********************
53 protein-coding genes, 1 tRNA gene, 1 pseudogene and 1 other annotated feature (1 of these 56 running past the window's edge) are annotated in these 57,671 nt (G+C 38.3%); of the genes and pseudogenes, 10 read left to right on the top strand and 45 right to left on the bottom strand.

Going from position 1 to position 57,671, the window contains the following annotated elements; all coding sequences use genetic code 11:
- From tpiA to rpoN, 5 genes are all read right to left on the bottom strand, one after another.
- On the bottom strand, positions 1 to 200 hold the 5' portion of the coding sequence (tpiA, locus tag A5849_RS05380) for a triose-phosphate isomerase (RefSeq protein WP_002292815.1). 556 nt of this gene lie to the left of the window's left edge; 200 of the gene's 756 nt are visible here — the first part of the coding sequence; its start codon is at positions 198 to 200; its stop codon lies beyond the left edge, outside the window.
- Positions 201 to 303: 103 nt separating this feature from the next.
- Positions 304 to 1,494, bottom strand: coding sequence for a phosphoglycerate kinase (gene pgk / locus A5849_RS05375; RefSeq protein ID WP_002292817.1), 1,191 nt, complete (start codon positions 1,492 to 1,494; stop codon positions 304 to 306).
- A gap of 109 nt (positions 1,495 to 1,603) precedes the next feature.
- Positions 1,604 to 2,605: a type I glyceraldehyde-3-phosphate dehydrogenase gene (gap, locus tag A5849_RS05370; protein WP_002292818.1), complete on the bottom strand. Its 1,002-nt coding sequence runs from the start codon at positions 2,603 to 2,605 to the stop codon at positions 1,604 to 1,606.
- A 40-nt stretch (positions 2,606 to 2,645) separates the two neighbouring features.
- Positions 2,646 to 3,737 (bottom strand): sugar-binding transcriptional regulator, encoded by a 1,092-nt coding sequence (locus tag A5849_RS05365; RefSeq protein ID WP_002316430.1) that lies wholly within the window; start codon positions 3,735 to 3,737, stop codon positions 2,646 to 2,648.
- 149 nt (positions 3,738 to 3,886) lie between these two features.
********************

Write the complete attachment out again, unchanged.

53 protein-coding genes, 1 tRNA gene, 1 pseudogene and 1 other annotated feature (1 of these 56 running past the window's edge) are annotated in these 57,671 nt (G+C 38.3%); of the genes and pseudogenes, 10 read left to right on the top strand and 45 right to left on the bottom strand.

Going from position 1 to position 57,671, the window contains the following annotated elements; all coding sequences use genetic code 11:
- From tpiA to rpoN, 5 genes are all read right to left on the bottom strand, one after another.
- On the bottom strand, positions 1 to 200 hold the 5' portion of the coding sequence (tpiA, locus tag A5849_RS05380) for a triose-phosphate isomerase (RefSeq protein WP_002292815.1). 556 nt of this gene lie to the left of the window's left edge; 200 of the gene's 756 nt are visible here — the first part of the coding sequence; its start codon is at positions 198 to 200; its stop codon lies beyond the left edge, outside the window.
- Positions 201 to 303: 103 nt separating this feature from the next.
- Positions 304 to 1,494, bottom strand: coding sequence for a phosphoglycerate kinase (gene pgk / locus A5849_RS05375; RefSeq protein ID WP_002292817.1), 1,191 nt, complete (start codon positions 1,492 to 1,494; stop codon positions 304 to 306).
- A gap of 109 nt (positions 1,495 to 1,603) precedes the next feature.
- Positions 1,604 to 2,605: a type I glyceraldehyde-3-phosphate dehydrogenase gene (gap, locus tag A5849_RS05370; protein WP_002292818.1), complete on the bottom strand. Its 1,002-nt coding sequence runs from the start codon at positions 2,603 to 2,605 to the stop codon at positions 1,604 to 1,606.
- A 40-nt stretch (positions 2,606 to 2,645) separates the two neighbouring features.
- Positions 2,646 to 3,737 (bottom strand): sugar-binding transcriptional regulator, encoded by a 1,092-nt coding sequence (locus tag A5849_RS05365; RefSeq protein ID WP_002316430.1) that lies wholly within the window; start codon positions 3,735 to 3,737, stop codon positions 2,646 to 2,648.
- 149 nt (positions 3,738 to 3,886) lie between these two features.